Tag Archives: despair

Doesn’t it?


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I was promised more than this, I’m certain.
Go to church/listen to me/’cause I said so—that’s why!
But these tropes are all a debtor’s bargain, a fool’s bet—
the carrot and stick that was a moment of repose
with years yet to fade away: heart and hope,
a hand to hold and no one left wanting.

All the talking, would, I thought, have been done by now,
the lessons heard and learned with everyone’s pride still intact.
I bought it all, I sold it all and am ashamed to say that I wanted it all.
Surely that counts for something.

 

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Thank you for reading Doesn’t it? I sincerely hope you have enjoyed it and I humbly appreciate your visiting the Book of Pain. As always, I look forward to your comments.

The photograph was taken at Acadia National Park in Maine. To see my photography, please visit the Book of Bokeh blog.

john

Photograph, notes and poem © John Etheridge; all rights reserved. The poem and accompanying notes are licensed under the Creative Commons Attribution-Noncommercial-No Derivative Works 3.0 Unported License. This applies to all original written work found on this site, unless noted otherwise. The attribution claimed under the license is: © John Etheridge,  https://bookofpain.wordpress.com. The photograph is not licensed for use in any way without the expressed consent of its copyright owner.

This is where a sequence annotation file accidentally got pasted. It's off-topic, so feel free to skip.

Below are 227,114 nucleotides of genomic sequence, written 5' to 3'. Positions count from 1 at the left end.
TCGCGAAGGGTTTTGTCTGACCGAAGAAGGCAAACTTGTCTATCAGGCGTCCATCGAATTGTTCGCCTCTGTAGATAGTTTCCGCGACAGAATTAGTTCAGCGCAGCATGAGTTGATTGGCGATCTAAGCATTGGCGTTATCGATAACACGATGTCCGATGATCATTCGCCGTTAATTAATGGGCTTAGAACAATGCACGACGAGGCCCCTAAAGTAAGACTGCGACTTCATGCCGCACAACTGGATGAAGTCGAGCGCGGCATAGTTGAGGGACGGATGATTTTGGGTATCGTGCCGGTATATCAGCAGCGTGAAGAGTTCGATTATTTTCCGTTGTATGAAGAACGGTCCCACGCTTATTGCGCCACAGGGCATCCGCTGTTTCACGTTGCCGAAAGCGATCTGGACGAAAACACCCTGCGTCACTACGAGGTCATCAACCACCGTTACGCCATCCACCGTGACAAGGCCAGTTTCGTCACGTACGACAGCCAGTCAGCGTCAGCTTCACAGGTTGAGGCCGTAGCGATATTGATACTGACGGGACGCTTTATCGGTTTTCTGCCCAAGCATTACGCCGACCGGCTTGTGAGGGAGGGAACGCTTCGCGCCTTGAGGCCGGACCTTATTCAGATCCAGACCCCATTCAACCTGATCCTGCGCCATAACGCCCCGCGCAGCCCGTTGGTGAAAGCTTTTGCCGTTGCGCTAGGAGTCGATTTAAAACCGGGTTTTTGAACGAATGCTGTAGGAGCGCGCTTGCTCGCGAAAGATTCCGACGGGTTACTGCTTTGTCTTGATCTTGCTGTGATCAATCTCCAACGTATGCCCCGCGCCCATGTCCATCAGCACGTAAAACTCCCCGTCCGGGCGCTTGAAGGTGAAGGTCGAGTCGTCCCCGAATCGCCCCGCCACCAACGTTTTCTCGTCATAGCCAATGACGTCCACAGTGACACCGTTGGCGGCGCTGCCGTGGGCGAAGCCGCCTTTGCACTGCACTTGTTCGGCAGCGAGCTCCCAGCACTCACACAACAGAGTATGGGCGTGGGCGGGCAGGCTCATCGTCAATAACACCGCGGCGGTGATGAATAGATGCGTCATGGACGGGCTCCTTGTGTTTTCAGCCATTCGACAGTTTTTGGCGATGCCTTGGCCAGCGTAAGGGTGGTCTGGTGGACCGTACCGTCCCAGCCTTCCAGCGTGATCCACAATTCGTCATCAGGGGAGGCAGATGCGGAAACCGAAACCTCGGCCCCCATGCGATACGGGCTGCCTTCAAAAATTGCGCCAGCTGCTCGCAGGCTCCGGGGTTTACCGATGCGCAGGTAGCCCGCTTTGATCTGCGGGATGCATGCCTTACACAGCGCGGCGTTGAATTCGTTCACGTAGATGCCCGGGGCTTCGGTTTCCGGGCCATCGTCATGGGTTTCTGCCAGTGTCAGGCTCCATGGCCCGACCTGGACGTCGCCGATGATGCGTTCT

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It’s long been said

I

Poems have conversations between themselves
about us behind our backs, and what’s worse,
with total strangers. Yes, they lie meekly
enough on the page where we place them
but this is all a sham, because among themselves
they bunch into cabals and define us and measure us
and to be honest, find us generally wanting—
although wanting of what they’re not sure.

It’s best to let them go. That’s what I do.

II

Words know that we isolate and abuse them,
split them and twist them and sneak them in wrongly.
They know when and how they’re hard done by
and that they get old, become jumbled and confused,
get left places where they ought not to be
and are ‘re-purposed’ out of retirement,
when they should have been left alone.
Then too, they get lonely and search for
solace and meaning between where they are
and where they aren’t, but mostly where
they should be (but again aren’t) and how,
to their mind, they’ve lost their purpose in life.

It’s best to let them go. That’s what I do.

III

When you think about it, words don’t sum up very well,
that’s the forté of numbers. But don’t tell words that
because poems have words and words have letters
and letters are really very jealous of numbers.
It’s got to do with numbers being exact and complex
despite their simplicity—and with those fancy infinities.
Letters, on the other hand, are inexact and simple,
despite their complexity, and are fixed and bound
in their snobby little groups.

Let them go, let them all go. That’s what I do.

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Thank you for reading the three poems that make up It’s long been written. I sincerely hope you have enjoyed them and I humbly appreciate your visiting the Book of Pain. As always, I look forward to your comments.